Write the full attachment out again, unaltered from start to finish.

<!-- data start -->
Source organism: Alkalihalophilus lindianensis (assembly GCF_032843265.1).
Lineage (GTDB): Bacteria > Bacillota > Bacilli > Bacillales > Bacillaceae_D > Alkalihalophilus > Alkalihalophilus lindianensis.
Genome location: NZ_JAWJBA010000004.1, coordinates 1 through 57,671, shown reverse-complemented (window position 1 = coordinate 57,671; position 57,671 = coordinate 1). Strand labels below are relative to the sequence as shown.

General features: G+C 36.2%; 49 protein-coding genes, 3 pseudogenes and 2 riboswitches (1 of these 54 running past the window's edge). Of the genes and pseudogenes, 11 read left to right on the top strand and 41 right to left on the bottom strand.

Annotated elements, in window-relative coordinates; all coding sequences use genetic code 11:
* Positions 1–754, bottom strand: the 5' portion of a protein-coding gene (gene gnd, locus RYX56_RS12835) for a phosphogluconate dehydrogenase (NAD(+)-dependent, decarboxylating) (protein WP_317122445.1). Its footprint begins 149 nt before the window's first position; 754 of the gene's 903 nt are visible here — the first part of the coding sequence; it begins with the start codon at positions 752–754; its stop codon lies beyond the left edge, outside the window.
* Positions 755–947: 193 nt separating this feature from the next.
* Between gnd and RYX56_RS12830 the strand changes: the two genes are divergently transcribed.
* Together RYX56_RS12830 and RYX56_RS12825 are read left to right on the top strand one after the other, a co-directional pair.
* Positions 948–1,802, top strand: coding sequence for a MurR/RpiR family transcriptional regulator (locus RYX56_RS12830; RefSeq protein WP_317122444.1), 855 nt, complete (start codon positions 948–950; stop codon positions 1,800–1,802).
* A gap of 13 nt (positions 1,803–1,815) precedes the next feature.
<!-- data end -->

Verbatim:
Source organism: Alkalihalophilus lindianensis (assembly GCF_032843265.1).
Lineage (GTDB): Bacteria > Bacillota > Bacilli > Bacillales > Bacillaceae_D > Alkalihalophilus > Alkalihalophilus lindianensis.
Genome location: NZ_JAWJBA010000004.1, coordinates 1 through 57,671, shown reverse-complemented (window position 1 = coordinate 57,671; position 57,671 = coordinate 1). Strand labels below are relative to the sequence as shown.

General features: G+C 36.2%; 49 protein-coding genes, 3 pseudogenes and 2 riboswitches (1 of these 54 running past the window's edge). Of the genes and pseudogenes, 11 read left to right on the top strand and 41 right to left on the bottom strand.

Annotated elements, in window-relative coordinates; all coding sequences use genetic code 11:
* Positions 1–754, bottom strand: the 5' portion of a protein-coding gene (gene gnd, locus RYX56_RS12835) for a phosphogluconate dehydrogenase (NAD(+)-dependent, decarboxylating) (protein WP_317122445.1). Its footprint begins 149 nt before the window's first position; 754 of the gene's 903 nt are visible here — the first part of the coding sequence; it begins with the start codon at positions 752–754; its stop codon lies beyond the left edge, outside the window.
* Positions 755–947: 193 nt separating this feature from the next.
* Between gnd and RYX56_RS12830 the strand changes: the two genes are divergently transcribed.
* Together RYX56_RS12830 and RYX56_RS12825 are read left to right on the top strand one after the other, a co-directional pair.
* Positions 948–1,802, top strand: coding sequence for a MurR/RpiR family transcriptional regulator (locus RYX56_RS12830; RefSeq protein WP_317122444.1), 855 nt, complete (start codon positions 948–950; stop codon positions 1,800–1,802).
* A gap of 13 nt (positions 1,803–1,815) precedes the next feature.